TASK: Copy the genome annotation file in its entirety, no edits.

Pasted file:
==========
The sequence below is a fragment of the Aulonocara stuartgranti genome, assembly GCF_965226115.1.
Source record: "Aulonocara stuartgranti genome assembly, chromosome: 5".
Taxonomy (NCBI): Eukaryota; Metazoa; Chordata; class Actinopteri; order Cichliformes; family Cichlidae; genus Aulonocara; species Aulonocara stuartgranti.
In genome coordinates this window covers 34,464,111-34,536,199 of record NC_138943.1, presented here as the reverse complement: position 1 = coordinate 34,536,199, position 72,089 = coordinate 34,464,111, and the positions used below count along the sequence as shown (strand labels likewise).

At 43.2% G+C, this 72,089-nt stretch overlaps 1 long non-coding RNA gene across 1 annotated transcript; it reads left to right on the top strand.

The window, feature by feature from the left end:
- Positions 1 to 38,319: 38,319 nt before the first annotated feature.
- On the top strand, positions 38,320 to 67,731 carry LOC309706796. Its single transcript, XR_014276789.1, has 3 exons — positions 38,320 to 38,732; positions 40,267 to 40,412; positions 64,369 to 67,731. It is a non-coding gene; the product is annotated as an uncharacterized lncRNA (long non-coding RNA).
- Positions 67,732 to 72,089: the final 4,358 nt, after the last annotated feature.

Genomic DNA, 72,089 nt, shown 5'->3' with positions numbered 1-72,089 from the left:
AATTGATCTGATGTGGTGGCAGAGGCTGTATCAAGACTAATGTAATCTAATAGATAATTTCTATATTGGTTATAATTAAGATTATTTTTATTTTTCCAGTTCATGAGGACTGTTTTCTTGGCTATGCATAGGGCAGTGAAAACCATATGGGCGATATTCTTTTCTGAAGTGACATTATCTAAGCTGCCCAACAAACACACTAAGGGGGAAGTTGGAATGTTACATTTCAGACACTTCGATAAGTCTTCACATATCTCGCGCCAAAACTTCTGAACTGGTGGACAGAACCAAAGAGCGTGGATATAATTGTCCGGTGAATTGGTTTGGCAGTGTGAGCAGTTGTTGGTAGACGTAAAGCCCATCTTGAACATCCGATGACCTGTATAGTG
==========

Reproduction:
The sequence below is a fragment of the Aulonocara stuartgranti genome, assembly GCF_965226115.1.
Source record: "Aulonocara stuartgranti genome assembly, chromosome: 5".
Taxonomy (NCBI): Eukaryota; Metazoa; Chordata; class Actinopteri; order Cichliformes; family Cichlidae; genus Aulonocara; species Aulonocara stuartgranti.
In genome coordinates this window covers 34,464,111-34,536,199 of record NC_138943.1, presented here as the reverse complement: position 1 = coordinate 34,536,199, position 72,089 = coordinate 34,464,111, and the positions used below count along the sequence as shown (strand labels likewise).

At 43.2% G+C, this 72,089-nt stretch overlaps 1 long non-coding RNA gene across 1 annotated transcript; it reads left to right on the top strand.

The window, feature by feature from the left end:
- Positions 1 to 38,319: 38,319 nt before the first annotated feature.
- On the top strand, positions 38,320 to 67,731 carry LOC309706796. Its single transcript, XR_014276789.1, has 3 exons — positions 38,320 to 38,732; positions 40,267 to 40,412; positions 64,369 to 67,731. It is a non-coding gene; the product is annotated as an uncharacterized lncRNA (long non-coding RNA).
- Positions 67,732 to 72,089: the final 4,358 nt, after the last annotated feature.

Genomic DNA, 72,089 nt, shown 5'->3' with positions numbered 1-72,089 from the left:
AATTGATCTGATGTGGTGGCAGAGGCTGTATCAAGACTAATGTAATCTAATAGATAATTTCTATATTGGTTATAATTAAGATTATTTTTATTTTTCCAGTTCATGAGGACTGTTTTCTTGGCTATGCATAGGGCAGTGAAAACCATATGGGCGATATTCTTTTCTGAAGTGACATTATCTAAGCTGCCCAACAAACACACTAAGGGGGAAGTTGGAATGTTACATTTCAGACACTTCGATAAGTCTTCACATATCTCGCGCCAAAACTTCTGAACTGGTGGACAGAACCAAAGAGCGTGGATATAATTGTCCGGTGAATTGGTTTGGCAGTGTGAGCAGTTGTTGGTAGACGTAAAGCCCATCTTGAACATCCGATGACCTGTATAGTG